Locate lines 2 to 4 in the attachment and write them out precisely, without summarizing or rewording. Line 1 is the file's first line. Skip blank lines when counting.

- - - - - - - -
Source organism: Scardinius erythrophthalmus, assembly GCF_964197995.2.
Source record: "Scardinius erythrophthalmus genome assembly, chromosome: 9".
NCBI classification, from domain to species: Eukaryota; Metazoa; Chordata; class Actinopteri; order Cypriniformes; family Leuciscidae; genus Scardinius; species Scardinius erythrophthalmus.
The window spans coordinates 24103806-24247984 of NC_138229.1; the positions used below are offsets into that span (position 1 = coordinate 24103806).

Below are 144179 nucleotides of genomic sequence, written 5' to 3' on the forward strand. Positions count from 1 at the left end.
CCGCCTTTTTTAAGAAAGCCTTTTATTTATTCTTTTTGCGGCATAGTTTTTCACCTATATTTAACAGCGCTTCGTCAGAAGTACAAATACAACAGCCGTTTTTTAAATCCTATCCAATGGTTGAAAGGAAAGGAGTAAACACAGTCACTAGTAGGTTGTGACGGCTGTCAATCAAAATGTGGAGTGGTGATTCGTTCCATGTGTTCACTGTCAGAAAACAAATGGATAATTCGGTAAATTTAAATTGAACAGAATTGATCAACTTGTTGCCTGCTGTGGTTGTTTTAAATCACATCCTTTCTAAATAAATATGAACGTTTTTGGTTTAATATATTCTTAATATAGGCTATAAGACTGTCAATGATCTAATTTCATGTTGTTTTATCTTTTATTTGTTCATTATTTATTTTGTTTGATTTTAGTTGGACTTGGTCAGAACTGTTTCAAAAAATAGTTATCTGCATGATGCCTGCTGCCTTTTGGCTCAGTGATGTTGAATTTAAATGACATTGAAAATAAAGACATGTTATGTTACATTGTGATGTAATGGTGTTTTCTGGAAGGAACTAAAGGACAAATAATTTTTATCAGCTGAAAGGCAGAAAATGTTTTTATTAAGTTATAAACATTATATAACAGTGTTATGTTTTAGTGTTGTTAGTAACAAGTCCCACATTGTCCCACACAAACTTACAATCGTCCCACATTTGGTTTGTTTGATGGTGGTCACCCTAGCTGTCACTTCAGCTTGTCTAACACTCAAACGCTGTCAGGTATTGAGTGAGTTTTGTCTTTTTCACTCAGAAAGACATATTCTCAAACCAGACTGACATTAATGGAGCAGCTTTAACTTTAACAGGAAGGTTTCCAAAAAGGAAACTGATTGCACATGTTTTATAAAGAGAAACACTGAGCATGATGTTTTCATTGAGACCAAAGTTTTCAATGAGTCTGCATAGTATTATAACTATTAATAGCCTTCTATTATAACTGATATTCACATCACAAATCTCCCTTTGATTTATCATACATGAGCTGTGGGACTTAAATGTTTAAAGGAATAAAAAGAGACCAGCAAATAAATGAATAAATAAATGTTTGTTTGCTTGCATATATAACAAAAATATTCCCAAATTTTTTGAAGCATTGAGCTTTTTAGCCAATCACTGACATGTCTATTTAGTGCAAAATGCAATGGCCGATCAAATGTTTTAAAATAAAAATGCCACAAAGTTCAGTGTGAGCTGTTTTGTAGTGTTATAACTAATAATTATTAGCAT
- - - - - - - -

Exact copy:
Source record: "Scardinius erythrophthalmus genome assembly, chromosome: 9".
NCBI classification, from domain to species: Eukaryota; Metazoa; Chordata; class Actinopteri; order Cypriniformes; family Leuciscidae; genus Scardinius; species Scardinius erythrophthalmus.
The window spans coordinates 24103806-24247984 of NC_138229.1; the positions used below are offsets into that span (position 1 = coordinate 24103806).